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How credible is NITI Aayog's proposal on decarbonising of industrial emissions?

Counterview Desk
Letter to the vice-chairman and members of the NITI Aayog, New Delhi, with copy to the Union Ministers for Coal & Mines, Power Minister, Environment and Finance Minister, and the Prime Minister, by Shankar Sharma, well known power and climate policy analyst, has contested the NITI Aayog's view that Carbon Capture Utilisation and Storage (CCS) has a critical role to play for the country for fighting climate change. 
Quoting expert sources from abroad, he says in a representation, the global experience so far on CCS is that the associated technology has not been fully encouraging.

Text:

This has reference to a news item, NITI Aayog proposes decarbonising of industrial emissions, on the issue of decarbonisation of industrial emissions.
The news article says that the associated report of NITI Aayog has mentioned that Carbon Capture Utilisation and Storage (CCS) has a critical role to play for the country. In this context, it has to highlighted that the global media reports have indicated that the experience so far on CCS is that the associated technology has not been fully encouraging because of very high associated costs, considerable energy consumption in the overall process, and the huge uncertainty in keeping the captured Carbon from leaking to the atmosphere. These media reports also have indicated that there are hardly any successful operation of CCS across the world, and that most of the pilot projects have failed, despite massive subsidies.
In this larger context, it is essential that NITI Aayog undertakes due-diligence in thoroughly examining the CCS experiences from around the world, carefully study how this concept can be relevant/ harmful to Indian scenario, and develop a suitable mechanism to ensure that the technology to be implemented is highly efficient, cost-effective without subsidies, and that the captured Carbon will remain underground and/or prevented from leaking into the atmosphere permanently.
"Howard Herzog, a Senior Research Engineer in the MIT Energy Initiative, says that CCS projects have used 90 percent efficiency as a baseline target1 for decades because a system needs to remove at least that much CO2 to be worth the investment to build and install it, and also because 90 percent is an achievable goal.Yet meeting ambitious climate targets with this technology will require a leap forward in CCS efficiency. Consider that untreated exhaust from a coal-fired power plant can contain 300 times as much CO2 as the Earth’s atmosphere, which means capturing 90 percent of the CO2 still leaves a lot behind. Even if CCS could remove 99 percent of the CO2 from coal plant exhaust, what is left would still have a CO2 concentration equal to or higher than the atmosphere."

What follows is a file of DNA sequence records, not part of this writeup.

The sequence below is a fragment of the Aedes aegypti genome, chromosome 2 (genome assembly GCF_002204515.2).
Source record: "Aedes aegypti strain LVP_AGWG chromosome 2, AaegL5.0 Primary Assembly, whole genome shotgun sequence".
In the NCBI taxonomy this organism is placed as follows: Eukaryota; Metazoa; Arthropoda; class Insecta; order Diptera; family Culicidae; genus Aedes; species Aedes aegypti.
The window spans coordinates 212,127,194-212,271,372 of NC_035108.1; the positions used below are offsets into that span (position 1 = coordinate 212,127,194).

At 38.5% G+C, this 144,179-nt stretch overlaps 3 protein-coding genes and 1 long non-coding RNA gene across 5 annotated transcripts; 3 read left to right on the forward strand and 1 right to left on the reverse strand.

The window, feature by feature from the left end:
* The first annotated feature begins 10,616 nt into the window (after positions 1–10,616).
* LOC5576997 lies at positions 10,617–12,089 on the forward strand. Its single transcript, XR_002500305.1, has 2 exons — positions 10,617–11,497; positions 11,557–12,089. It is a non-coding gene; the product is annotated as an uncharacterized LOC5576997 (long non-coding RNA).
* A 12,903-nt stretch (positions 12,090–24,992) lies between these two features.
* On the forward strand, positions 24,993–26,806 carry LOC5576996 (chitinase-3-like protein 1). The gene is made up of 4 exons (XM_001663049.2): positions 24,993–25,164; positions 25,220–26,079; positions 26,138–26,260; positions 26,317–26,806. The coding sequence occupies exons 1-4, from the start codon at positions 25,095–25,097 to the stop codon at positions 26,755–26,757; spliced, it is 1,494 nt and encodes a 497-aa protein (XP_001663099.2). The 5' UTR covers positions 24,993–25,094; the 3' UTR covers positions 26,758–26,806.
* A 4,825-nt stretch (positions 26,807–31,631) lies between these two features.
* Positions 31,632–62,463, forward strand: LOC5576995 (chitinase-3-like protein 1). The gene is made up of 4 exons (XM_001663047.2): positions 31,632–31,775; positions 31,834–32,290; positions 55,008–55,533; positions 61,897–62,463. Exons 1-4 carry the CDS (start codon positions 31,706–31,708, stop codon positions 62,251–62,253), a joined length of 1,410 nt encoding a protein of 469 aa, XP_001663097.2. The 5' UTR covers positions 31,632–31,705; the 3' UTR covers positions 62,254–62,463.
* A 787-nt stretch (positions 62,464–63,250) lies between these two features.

"According to the Global CCS Institute, in 2020 there was about 40 million tons CO2 per year capacity of CCS in operation and 50 million tons per year in development. In contrast, the world emits about 38 billion tonnes of CO2 every year, so CCS captured about one thousandth of the 2020 CO2 emissions."
"Unless such (Carbon) leakage can be kept below 1 percent over 1,000 years, new research predicts CO2 storage will not stop climate change."
Gary Shaffer, a professor at the University of Copenhagen and the University of ConcepciĆ³n in Chile says: "It may be a useful thing to carry out this carbon sequestration, but there are dangers, and the best thing would be to decrease emissions in other ways that make it unnecessary,"
It is also reported: "Billions of dollars are committed to research and deployment of CCS globally, but the commercial operation of equipment on all the nation's (in the US) coal plants could be decades away."
An IPCC report on the topic says: "Retrofitting existing plants with CO2 capture is expected to lead to higher costs and significantly reduced overall efficiencies than for newly built power plants with capture. The cost disadvantages of retrofitting may be reduced in the case of some relatively new and highly efficient existing plants or where a plant is substantially upgraded or rebuilt."
On the basis of so many credible reports on CCS, it would be unwise to consider implementing the technology to Indian scenario without adequate due diligence and wider consultations.
Knowledgeable critics say that concept of CCS could be mis-used to legitimize the continued use of fossil fuels, as well obviating the commitments on emission reduction; because there is uncertainty whether CCS technology can reduce CO2 emissions to the necessary extent to be of any impact on Climate Change, or whether it just perpetuates the use of fossil fuels.
Various alternatives available to our country in minimising the Carbon emission from our economy should also be diligently considered in place of CCS technology. Since the implementation of this technology (CCS/CCUS) at all coal power plants and other industrial sites will take many decades, and since there is a critical need to halve the total CO2 emission by 2030 as compared to the emission level in 2005, this technology with credible uncertainties, risks and costs should not be proceeded with in a haste, before all the necessary guarantees can be ensured.
Adequate assurances to the public on all the issues raised above, in the form of a comprehensive official report, will be the minimum the NITI Aayog can do in this larger context.

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